A Prague high court has confirmed an earlier ruling clearing former Communist dignitaries Milous Jakes and Jozef Lenart of charges connected with their actions during the Soviet-led invasion of Czechoslovakia in 1968. The men had been accused of treason and of trying to help set-up a framework that would have legalised the occupation by Warsaw Pact troops. Both Mr Jakes and Mr Lenart were cleared by a Prague district court last September. Thursday's appeal came at the request of the state prosecutor.
The Czech senate has voted in favour of a government proposal recommending that up to 400 Czech soldiers co-operate as part of a multi-national stabilisation team in Iraq. The soldiers will be chosen from the ranks of the contingent already serving in the region. Czech soldiers have been serving in Iraq as part of the Czech military's 7th field hospital; the Czech army also has a military police unit in Iraq, as well as a special 15-member civil-military unit (CIMIC). Czechs taking part in the multi-national stabilisation force will come under British command. The cost of the mission is expected to reach about 770 million crowns.
Police from the National Anti-Drug Bureau have broken up a fifteen-member gang operating in the Czech Republic; they were responsible for the sale of the illegal drug 'ecstasy' in regions in Moravia. The illegal substance, popular at all-night dance parties, was being smuggled by the gang into the Czech Republic from Belgium and Holland. The break up of the gang comes after a year of investigation by Czech police in co-operation with Belgian, Dutch, and German counterparts. Their main break came earlier this month when police uncovered more than 14,000 tablets of ecstasy hidden in the car of the gang's leader. The discovery came at the Czech-German border. The head of the gang is a forty-year-old US citizen. If found guilty, he and other gang members could face up to 12 years in prison.
A Prague court has sentenced two former traders, Bohumir Czernek and Bohumil Stadnik, formerly of the CSOB bank, to two-and-a-half years in prison. The court found both men guilty of improper handling of private funds - irresponsible trading that led to losses of more than 2.4 billion crowns for the Czech financial house. The court also ruled the two former traders will also have to replace the lost funds. Both men have also been given a ten year ban from working as stockbrokers and trading on the capitals market.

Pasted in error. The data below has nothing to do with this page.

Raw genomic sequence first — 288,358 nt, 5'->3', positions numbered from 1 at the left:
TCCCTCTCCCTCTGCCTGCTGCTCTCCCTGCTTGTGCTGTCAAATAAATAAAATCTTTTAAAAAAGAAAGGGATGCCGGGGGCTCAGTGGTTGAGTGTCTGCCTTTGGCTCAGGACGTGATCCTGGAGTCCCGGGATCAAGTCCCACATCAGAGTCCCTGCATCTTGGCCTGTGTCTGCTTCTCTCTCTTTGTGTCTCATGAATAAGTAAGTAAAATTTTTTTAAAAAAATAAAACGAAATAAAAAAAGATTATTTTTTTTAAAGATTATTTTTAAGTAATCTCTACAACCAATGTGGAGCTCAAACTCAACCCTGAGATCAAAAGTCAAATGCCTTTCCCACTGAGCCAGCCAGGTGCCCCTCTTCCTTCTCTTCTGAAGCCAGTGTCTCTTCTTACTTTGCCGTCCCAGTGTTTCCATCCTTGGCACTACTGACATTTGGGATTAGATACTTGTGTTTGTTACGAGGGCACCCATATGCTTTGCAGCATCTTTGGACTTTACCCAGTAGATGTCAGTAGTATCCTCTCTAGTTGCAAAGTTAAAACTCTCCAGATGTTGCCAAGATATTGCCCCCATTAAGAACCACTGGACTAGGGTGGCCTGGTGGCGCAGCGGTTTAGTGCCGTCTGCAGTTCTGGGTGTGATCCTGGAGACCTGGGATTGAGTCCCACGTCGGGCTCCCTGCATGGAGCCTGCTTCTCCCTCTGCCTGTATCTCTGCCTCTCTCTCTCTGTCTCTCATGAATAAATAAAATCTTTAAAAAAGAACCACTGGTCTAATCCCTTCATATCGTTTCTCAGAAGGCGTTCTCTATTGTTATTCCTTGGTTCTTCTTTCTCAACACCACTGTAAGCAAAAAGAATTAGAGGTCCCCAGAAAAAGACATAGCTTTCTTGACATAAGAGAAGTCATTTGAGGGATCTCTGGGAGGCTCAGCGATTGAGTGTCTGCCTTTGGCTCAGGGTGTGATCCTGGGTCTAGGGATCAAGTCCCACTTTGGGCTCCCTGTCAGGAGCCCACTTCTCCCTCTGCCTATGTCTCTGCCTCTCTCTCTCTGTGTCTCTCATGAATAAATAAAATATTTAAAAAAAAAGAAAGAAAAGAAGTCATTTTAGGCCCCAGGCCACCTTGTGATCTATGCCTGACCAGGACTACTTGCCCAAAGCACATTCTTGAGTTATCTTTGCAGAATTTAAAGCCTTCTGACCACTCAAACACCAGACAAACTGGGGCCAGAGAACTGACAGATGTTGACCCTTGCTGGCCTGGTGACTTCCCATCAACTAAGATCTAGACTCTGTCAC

Skoda Auto, the Czech auto manufacturer which is a unit of Germany's car maker Volkswagen, has warned it may halt production at two out of its three plants if strikes at German car-parts suppliers continue. Engineering and steel workers in eastern Germany have been on strike for over three weeks, demanding similar working standards to their western colleagues. Skoda said it hopes the strike will end this week as that would help it to avoid production stoppage. The company had expected a recovery of domestic sales this year. Spokesman Jaroslav Cerny has said the worst-case scenario sees two out of three of Skoda's plants in Mlada Boleslav and Vrchlabi, halting production, representing a daily production of some 2,000 cars.
Czech first division football side Banik Ostrava have agreed terms with Borussia Moenchengladbach for the transfer of their 19-year-old striker Vaclav Sverkos, the club announced on Thursday. The deal should be signed next week, Ostrava said on their official website. No further details of the move were given. Vaclav Sverkos, who finished as second leading scorer with 14 goals in the Czech first division standings last season, has played for the Czech national under-21 side. He made his Czech first division debut in 2001 after being brought into the team to replace Milan Baros, who left Banik Ostrava for Liverpool.
Friday should see mostly clear skies with daytime temperatures reaching a high of about 24 degrees Celsius.
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